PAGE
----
I have come to from Chiang Mai to Bangkok to meet my folks who are coming over for Christmas (squeeee). And in a few hours time I will be going back to Chiang Mai. I’m sure that if needs be they could easily have made the transition form place to place without my presence, but the opportunity to see them even just a few hours earlier than could have was just to good to miss. It’s only hours flight each way and the less cost is than I’ve done some similarly timed rail journeys in Europe so I thought, why not?
So here I am in Suvarnanbhumi airport or BKK as I prefer, for obvious reasons, to call it. ( The locals affectionately call it ‘swampy’ as it was built on reclaimed swamp land, but for the sake of clarity I’ll just call it BKK ).
I arrived here stupidly early. I blame my husband, I was always the kind of person who used to screech up at the last minute, usually sweating and swearing, but his traveling habits have finally rubbed off it seems and I have allowed plenty of time for unexpected delays and mishaps. Today so far there have been none.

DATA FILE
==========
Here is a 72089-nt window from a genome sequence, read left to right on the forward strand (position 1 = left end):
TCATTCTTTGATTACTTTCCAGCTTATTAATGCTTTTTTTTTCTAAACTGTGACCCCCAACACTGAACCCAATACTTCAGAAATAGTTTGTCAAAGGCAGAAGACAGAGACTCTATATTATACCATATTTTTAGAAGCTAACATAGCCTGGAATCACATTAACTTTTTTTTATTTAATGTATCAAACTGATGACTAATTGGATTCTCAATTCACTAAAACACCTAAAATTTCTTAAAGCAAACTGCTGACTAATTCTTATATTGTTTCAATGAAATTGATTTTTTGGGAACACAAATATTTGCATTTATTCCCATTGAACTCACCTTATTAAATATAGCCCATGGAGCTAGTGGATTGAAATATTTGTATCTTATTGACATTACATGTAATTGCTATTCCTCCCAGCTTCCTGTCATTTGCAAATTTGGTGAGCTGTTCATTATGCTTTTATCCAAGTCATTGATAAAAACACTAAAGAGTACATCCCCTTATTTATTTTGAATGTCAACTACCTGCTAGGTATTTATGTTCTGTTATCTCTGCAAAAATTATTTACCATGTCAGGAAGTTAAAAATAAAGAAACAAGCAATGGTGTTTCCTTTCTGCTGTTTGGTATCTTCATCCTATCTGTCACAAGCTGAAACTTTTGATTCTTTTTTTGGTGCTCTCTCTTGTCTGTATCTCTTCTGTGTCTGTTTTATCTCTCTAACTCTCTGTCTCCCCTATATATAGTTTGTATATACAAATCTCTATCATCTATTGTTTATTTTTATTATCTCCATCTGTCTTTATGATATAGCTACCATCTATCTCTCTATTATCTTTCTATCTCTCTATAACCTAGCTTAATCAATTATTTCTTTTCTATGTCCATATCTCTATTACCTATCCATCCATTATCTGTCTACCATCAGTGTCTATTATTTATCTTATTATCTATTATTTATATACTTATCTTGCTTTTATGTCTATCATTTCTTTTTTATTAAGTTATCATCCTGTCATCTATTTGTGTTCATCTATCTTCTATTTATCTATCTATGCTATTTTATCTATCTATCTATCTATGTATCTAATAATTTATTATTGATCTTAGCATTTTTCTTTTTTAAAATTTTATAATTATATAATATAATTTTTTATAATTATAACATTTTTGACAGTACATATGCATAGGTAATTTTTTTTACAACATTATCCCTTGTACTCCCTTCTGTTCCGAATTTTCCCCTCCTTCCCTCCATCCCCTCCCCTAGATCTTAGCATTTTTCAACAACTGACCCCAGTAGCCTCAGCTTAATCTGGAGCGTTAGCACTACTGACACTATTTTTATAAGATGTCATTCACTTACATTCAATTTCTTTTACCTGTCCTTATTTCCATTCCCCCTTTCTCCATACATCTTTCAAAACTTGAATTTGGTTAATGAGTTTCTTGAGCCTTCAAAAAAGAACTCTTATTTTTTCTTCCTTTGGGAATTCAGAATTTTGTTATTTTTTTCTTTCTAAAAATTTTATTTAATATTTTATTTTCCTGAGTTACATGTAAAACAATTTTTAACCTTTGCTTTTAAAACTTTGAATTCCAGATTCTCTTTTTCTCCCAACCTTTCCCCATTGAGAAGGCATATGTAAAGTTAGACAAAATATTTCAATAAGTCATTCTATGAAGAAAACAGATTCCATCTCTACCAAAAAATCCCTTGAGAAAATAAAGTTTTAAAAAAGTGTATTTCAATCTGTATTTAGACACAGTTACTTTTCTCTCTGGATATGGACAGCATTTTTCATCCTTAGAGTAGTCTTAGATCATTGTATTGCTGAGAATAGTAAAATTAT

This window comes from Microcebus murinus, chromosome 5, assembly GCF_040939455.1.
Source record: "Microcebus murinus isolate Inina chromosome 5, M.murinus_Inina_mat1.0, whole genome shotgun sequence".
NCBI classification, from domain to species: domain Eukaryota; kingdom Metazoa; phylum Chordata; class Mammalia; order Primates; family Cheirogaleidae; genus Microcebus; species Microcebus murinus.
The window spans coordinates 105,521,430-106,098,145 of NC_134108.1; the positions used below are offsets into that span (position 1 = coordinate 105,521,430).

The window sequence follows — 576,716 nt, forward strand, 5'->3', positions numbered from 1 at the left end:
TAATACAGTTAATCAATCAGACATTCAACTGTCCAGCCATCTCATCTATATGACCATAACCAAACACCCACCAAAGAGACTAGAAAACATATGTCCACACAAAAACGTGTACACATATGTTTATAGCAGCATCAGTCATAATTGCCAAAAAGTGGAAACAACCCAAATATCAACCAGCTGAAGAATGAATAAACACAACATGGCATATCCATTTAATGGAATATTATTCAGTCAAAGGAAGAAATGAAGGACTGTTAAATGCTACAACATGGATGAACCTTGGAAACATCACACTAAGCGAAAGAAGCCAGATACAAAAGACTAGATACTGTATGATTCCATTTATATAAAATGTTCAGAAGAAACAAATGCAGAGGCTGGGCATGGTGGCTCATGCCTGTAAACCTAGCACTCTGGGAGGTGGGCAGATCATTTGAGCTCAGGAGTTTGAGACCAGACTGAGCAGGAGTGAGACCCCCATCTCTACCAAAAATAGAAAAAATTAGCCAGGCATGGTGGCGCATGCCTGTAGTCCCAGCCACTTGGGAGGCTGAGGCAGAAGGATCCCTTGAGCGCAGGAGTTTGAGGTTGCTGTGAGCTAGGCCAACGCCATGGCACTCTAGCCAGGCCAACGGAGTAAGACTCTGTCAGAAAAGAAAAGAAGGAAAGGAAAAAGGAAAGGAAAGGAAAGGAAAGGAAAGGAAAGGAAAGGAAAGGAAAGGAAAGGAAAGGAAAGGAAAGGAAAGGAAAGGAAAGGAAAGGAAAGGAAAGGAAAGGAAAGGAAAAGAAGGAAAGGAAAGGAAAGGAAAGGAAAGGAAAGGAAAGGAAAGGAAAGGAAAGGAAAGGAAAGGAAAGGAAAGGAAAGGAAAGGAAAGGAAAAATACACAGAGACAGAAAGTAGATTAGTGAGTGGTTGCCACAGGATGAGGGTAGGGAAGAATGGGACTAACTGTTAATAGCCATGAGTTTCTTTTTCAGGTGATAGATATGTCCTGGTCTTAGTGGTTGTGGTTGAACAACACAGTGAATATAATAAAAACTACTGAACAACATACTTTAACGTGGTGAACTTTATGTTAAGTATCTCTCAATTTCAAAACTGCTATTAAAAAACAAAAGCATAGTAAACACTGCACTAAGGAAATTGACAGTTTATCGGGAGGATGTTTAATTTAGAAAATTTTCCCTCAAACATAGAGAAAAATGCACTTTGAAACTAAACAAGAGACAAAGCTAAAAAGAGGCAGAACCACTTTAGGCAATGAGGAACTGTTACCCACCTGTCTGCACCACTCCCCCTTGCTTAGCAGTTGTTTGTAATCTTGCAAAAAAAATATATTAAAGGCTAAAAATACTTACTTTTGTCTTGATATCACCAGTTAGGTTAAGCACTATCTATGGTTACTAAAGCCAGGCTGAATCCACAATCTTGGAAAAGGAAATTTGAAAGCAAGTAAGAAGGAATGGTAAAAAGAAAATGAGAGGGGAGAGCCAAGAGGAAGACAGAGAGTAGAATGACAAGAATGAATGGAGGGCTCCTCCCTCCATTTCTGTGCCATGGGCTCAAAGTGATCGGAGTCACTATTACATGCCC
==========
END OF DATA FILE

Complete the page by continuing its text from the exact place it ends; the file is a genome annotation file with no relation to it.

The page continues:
The upshot is that I’m in no particular hurry, and with no particular destination or deadline I’ve spent the last hour ambling around the airport. And what a fine airport it is. As a passenger I have always appreciated the layout of the airport as it is easy to navigate, well signposted and well provisioned with coffee. I have spent many, many, (many), hours here before when transiting between flights or waiting for connections, but it’s always been with an invariably tired and grouchy small person in tow who wants to do nothing more than find a chair then complain to me how bored she is for how ever many hours we need to sit there.